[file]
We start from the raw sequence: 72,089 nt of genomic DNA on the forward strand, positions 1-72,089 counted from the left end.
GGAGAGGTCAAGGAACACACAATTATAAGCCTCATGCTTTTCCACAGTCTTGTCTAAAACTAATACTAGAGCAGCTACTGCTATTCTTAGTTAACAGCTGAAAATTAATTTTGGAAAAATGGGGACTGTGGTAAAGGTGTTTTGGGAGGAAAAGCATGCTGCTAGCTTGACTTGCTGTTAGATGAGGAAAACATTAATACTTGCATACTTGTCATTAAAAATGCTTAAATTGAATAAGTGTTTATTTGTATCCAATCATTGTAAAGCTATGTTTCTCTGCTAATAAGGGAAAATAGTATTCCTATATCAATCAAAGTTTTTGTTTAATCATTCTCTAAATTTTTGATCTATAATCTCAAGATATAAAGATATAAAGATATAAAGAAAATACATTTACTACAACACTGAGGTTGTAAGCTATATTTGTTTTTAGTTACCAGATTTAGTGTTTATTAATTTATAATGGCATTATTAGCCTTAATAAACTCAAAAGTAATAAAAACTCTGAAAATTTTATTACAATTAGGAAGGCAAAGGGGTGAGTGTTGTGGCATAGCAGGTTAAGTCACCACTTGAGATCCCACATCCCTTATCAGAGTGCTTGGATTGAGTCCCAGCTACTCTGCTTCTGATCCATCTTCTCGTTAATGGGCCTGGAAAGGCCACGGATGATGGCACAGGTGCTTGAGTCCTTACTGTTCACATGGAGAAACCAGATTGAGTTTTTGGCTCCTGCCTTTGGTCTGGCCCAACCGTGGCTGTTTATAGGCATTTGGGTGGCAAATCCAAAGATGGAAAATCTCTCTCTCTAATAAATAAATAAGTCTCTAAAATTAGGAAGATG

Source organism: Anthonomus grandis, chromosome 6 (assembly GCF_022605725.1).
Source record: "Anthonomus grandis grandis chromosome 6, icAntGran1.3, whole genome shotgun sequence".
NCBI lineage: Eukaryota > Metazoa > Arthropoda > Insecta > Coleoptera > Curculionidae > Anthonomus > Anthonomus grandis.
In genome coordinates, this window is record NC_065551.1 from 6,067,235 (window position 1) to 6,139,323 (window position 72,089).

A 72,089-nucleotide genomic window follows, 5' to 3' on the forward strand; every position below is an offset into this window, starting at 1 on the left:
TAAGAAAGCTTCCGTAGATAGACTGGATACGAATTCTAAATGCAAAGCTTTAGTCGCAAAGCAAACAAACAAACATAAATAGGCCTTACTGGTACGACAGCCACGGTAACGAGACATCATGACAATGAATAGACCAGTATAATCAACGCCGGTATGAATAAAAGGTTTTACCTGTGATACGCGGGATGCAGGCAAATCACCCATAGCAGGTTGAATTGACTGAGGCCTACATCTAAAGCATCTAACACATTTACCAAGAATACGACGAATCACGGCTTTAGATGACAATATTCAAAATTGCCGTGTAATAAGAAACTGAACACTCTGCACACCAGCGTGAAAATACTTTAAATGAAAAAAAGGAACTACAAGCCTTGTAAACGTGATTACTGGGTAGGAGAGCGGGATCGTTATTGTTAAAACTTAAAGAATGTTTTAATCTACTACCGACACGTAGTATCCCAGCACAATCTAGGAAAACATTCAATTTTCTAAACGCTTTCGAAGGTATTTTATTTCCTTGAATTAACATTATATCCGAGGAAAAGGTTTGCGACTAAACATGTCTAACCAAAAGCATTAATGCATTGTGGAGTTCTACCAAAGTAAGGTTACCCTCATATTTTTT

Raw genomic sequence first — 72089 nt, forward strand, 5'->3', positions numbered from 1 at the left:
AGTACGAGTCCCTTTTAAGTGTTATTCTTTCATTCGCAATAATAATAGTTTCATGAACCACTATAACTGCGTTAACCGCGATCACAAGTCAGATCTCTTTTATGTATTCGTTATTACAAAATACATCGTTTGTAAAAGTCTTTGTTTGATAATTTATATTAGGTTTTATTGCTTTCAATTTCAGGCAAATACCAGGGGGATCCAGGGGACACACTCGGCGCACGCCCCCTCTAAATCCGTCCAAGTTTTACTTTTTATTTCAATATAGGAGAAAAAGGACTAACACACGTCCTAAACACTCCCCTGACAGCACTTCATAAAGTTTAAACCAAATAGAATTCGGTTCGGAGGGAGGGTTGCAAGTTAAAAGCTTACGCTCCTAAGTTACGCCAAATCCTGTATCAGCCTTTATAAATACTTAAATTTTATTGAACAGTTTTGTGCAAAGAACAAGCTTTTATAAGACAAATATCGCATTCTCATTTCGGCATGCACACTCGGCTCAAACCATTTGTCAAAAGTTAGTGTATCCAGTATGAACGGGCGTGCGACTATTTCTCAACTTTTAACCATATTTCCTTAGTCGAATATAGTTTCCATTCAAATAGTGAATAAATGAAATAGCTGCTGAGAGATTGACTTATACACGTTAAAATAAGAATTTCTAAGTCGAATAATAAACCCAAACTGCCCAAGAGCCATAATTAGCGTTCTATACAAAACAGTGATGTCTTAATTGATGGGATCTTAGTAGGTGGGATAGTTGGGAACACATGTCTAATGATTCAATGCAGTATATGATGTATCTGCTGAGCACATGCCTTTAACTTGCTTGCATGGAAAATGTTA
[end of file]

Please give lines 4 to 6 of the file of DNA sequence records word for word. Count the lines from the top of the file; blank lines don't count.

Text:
Source record: "Anthonomus grandis grandis chromosome 6, icAntGran1.3, whole genome shotgun sequence".
NCBI lineage: Eukaryota > Metazoa > Arthropoda > Insecta > Coleoptera > Curculionidae > Anthonomus > Anthonomus grandis.
In genome coordinates, this window is record NC_065551.1 from 6,067,235 (window position 1) to 6,139,323 (window position 72,089).